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Candy making

Candy making

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Candy Candy Presentation Transcript

  • CANDY MAKING IS AN EXACT SCIENCE AND RECIPES INCLUDETHE USE OF CRYSTALLINE (SUCROSE) AND OTHER SUGARS ASITS MAIN INGREDIENT. IN ALL CASES, EACH TYPE OF SUGAR-BASED CANDY PRETTY MUCH STARTS OUT THE SAME.CRYSTALLINE SUGAR AND SOMETIMES CORN SYRUP AREDISSOLVED IN A LIQUID, USUALLY WATER TO MAKE A SUGARSOLUTION, WHICH IS THEN HEATED AND BOILED INTO A LIQUID,SUGAR SYRUP. THIS IS DONE TO A CERTAIN TEMPERATURE,CONCENTRATION (DENSITY) AND COLOR DEPENDING ON THERECIPE. FLAVORING, CREAM, CHOCOLATE, NUTS OR OTHERINGREDIENTS CAN BE ADDED, EITHER BEFORE, DURING ORAFTER COOKING, SOME SERVING AS WHAT IT CALLEDINTERFERING AGENTS, SUCH AS LEMON JUICE, BUTTER, CREAM,ETC. PLUS, THE SOLUTION MAY BE STIRRED AT PRE-DETERMINED TIMES, COOLED AND SHAPED IN A CERTAIN WAY,RESULTING IN DIFFERENT TYPES OF CANDY AND TEXTURES.
  • tir over heat until Imbibing cake layers. Simple sugar syrup dissolved212 degrees F Water Boils at 212 degrees F at sea level. Thread Stage Thread: At this relatively low temperature, there is still a lot of water left in the syrup. 215 F–235 F Syrup, fruit liqueur /108 C–118 Csugar concentration: 80% and some icings The liquid sugar may be pulled into brittle threads between the fingers. Or, take a small amount of the syrup onto a spoon, and drop it from about 2-inches above the pot. Let it drip into the pan. If it spins a long thread, like a spider web, its done. Jelly, candy, fruit liqueur making and Pearl: 220 - 222 degrees F - The thread formed by some icings pulling the liquid sugar may be stretched. When a cool metal spoon is dipped into the syrup and then raised, the syrup runs off in drops which merge to form a sheet. Delicate sugar candy and syrup Blow or Soufflé: 230 - 235 degrees F - Boiling sugar creates small bubbles resembling snowflakes. The syrup spins a 2- inch thread when dropped from a spoon
  • Fudge, Fondant, pralines, Soft-Ball Stage pâte â bombe or 235 F–240 F /118 C–120 C Italian meringue, Soft ball: A small amount of syrup dropped into chilledsugar concentration: 85% peppermint creams and classic water forms a soft, flexible ball, but flattens like a pancake after a few buttercreams moments in your hand. Firm-Ball Stage 245 F–250 F /123 C–125 C Caramel candiessugar concentration: 87% Firm ball: Forms a firm ball that will not flatten when removed from water, but remains malleable and will flatten when squeezed. Hard-Ball Stage Hard ball: At this stage, the syrup will form thick, "ropy" threads as it drips from the 250 F–265 F Nougat, marshmallows, gummies, spoon. The sugar concentration is rather high now, which means there’s less and less moisture in the sugar syrup. /125 C–133 C divinity, and rock candysugar concentration: 92% Syrup dropped into ice water may be formed into a hard ball which holds its shape on removal. The ball will be hard, but you can still change its shape by squashing it. Soft-Crack Stage 270 F–290 F Soft Crack: As the syrup reached soft-crack stage, the bubbles on top will /135 C–145 C Taffysugar concentration: 95% Syrup dropped become smaller, thicker, and closer together. At this stage, the moisture content is low. into ice water separates into hard but pliable threads. They will bend slightly before breaking. View slide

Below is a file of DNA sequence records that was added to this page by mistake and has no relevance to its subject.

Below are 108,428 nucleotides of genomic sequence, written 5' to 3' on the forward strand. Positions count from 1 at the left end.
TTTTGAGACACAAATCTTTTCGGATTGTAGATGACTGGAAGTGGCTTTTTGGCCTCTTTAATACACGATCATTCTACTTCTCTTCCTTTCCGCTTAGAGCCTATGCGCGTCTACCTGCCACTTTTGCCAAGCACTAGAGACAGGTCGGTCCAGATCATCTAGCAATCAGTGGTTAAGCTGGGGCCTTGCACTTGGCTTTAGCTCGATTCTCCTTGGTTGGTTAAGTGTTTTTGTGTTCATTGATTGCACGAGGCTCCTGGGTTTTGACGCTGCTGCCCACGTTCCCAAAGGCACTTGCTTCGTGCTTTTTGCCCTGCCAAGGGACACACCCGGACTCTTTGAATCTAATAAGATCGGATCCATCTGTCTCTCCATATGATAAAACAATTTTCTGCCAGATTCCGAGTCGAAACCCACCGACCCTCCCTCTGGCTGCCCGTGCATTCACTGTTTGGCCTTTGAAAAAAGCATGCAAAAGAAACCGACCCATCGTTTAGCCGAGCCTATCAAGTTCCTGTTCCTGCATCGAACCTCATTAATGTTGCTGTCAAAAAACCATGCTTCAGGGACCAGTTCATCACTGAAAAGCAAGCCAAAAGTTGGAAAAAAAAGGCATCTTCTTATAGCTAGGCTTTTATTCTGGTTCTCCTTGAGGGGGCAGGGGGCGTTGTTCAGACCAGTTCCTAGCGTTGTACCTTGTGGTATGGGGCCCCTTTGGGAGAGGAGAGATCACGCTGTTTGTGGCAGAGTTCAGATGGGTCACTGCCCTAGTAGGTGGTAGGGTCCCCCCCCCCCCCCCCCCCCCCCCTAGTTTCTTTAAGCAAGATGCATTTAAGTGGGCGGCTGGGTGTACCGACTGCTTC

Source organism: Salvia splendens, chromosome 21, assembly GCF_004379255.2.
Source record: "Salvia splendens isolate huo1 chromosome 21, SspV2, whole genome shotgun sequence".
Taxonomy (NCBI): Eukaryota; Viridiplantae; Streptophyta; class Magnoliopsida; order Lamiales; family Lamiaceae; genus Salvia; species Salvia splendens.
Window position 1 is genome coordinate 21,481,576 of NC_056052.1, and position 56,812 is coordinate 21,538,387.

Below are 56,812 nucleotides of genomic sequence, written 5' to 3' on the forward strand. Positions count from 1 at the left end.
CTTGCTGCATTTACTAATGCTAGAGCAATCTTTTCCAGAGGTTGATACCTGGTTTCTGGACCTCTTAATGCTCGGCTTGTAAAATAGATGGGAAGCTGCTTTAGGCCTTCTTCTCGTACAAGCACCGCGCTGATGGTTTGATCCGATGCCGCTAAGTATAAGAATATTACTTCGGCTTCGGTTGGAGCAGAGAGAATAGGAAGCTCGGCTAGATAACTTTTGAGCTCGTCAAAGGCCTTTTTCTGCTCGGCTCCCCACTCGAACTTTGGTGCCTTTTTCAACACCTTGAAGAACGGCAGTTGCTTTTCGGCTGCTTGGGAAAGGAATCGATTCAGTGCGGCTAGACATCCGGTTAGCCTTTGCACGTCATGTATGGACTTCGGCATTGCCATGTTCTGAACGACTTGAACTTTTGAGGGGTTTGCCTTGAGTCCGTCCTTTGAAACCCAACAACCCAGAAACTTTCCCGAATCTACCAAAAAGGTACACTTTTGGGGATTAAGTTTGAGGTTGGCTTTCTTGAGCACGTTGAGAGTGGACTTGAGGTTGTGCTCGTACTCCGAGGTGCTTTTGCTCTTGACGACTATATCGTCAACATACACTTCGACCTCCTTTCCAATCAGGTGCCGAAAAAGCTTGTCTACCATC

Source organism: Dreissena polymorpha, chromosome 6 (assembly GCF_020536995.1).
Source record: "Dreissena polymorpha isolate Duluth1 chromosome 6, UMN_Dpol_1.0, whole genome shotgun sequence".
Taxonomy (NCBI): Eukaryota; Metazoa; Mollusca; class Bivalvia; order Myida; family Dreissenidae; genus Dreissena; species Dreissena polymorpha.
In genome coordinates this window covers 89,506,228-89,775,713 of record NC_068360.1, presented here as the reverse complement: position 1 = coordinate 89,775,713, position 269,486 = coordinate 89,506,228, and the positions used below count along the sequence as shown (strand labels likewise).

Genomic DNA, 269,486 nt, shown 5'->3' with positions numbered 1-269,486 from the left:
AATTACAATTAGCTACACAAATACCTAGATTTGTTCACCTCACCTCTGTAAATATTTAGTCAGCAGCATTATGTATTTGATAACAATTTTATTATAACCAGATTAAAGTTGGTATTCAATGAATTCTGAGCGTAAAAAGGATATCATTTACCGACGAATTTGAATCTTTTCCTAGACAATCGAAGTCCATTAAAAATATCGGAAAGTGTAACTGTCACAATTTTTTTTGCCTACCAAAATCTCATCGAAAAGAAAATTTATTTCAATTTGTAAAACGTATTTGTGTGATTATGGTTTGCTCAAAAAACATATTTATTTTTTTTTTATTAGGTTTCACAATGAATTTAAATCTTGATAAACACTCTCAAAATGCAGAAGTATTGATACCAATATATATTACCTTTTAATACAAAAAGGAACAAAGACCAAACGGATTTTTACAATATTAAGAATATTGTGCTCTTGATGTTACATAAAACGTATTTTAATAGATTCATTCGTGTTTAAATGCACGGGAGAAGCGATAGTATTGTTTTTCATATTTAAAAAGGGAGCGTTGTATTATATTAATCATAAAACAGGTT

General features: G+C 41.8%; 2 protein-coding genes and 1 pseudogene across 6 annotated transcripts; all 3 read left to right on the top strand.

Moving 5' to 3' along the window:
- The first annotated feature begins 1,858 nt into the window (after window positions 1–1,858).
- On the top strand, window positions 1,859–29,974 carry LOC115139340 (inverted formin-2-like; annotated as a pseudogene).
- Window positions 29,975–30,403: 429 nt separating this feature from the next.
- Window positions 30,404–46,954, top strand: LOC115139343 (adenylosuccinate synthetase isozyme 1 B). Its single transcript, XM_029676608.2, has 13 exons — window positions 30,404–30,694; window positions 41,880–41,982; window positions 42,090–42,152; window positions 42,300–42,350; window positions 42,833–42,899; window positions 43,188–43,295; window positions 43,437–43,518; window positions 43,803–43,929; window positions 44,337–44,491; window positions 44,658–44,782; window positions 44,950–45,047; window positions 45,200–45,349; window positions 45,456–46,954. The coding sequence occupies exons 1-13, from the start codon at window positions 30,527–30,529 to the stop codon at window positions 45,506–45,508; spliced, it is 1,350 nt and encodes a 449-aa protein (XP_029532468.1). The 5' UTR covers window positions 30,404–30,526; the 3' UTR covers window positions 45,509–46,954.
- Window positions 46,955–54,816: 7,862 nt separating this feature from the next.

• Hard-Crack Stage 300 F–310 F Hard Crack: The hard-crack stage is the highest /150 C–155 C Butterscotch, brittlessugar concentration: temperature you are likely to see specified in a candy recipe. At these temperatures, there is 99% Syrup dropped into ice water almost no water left in the syrup. separates into hard, brittle threads that break when bent.Hard-Crack Stage 320 F–335 F Hard candies, toffee /160 C–168 C View slide
  • CARAMELIZING If you heat a sugar syrup to temperatures higher than any of the candy stages, you will be on your way to creating SUGAR: caramelized sugar (the brown liquid stage)—a rich addition to many desserts. 330 - 360 FAbove 330 F, the From flan to caramel Caramel: Syrup goes from clear to brown as its temperature rises. It sugar syrup is cages, etc. no longer boils, but begins to break down and caramelize. more than 99% sucrose. Light caramel for Caramel - Light Brown: The liquefied sugar turns brown. Now the liquefied 340 F syrups, color and sugar turns brown in color due to carmelization. The sugar is beginning to break down and form many complex compounds that contribute to a richer flavor. /170 C flavor Caramelized sugar is used for dessert decorations and can also be used to give a candy coating to nuts. 355 - 360 F Spun sugar, sugar Caramel - Medium Brown: The liquefied sugar darkens. /178–180 C cages 375 - 380 F Coloring agent for Caramel - Dark Brown: The liquefied sugar darkens further. /188–190 C sauces. 410 F None Black Jack: The liquefied sugar turns black and then decomposes. /205 C
  • Always make candy on a cool, dry day.Because candy is made from sugar, and it pulls inmoisture from the air, rain and humidity, thecooking time can increase substantially. It alsomay never set up at all -- the candy will absorbwater from the air and turn into syrup. (Caramelsyrup can be made, however).
  • THE FACT THAT SUGAR SOLIDIFIES INTOCRYSTALS IS EXTREMELY IMPORTANT IN CANDYMAKING. THERE ARE BASICALLY TWOCATEGORIES OF CANDIES - CRYSTALLINE(CANDIES WHICH CONTAIN CRYSTALS IN THEIRFINISHED FORM, SUCH AS FUDGE ANDFONDANT), AND NONCRYSTALLINE (CANDIESWHICH DO NOT CONTAIN CRYSTALS, SUCH ASLOLLIPOPS, TAFFY, AND CARAMELS). RECIPEINGREDIENTS AND PROCEDURES FORNONCRYSTALLINE CANDIES ARE SPECIFICALLYDESIGNED TO PREVENT THE FORMATION OFSUGAR CRYSTALS, BECAUSE THEY GIVE THERESULTING CANDY A GRAINY TEXTURE.
  • Candy
  • FUDGE - CRYSTALLINE
  • CRYSTALLINE – VERY TINY CRYSTALSDO FORMFUDGE, DIVINITY, FONDANT
  • PEANUT BRITTLE – NON-CRYSTALLINE
  • NON-CRYSTALLINE – INHIBITCRYSTALLIZATIONCARAMELS, MARSHMALLOWS, TAFFY,BRITTLE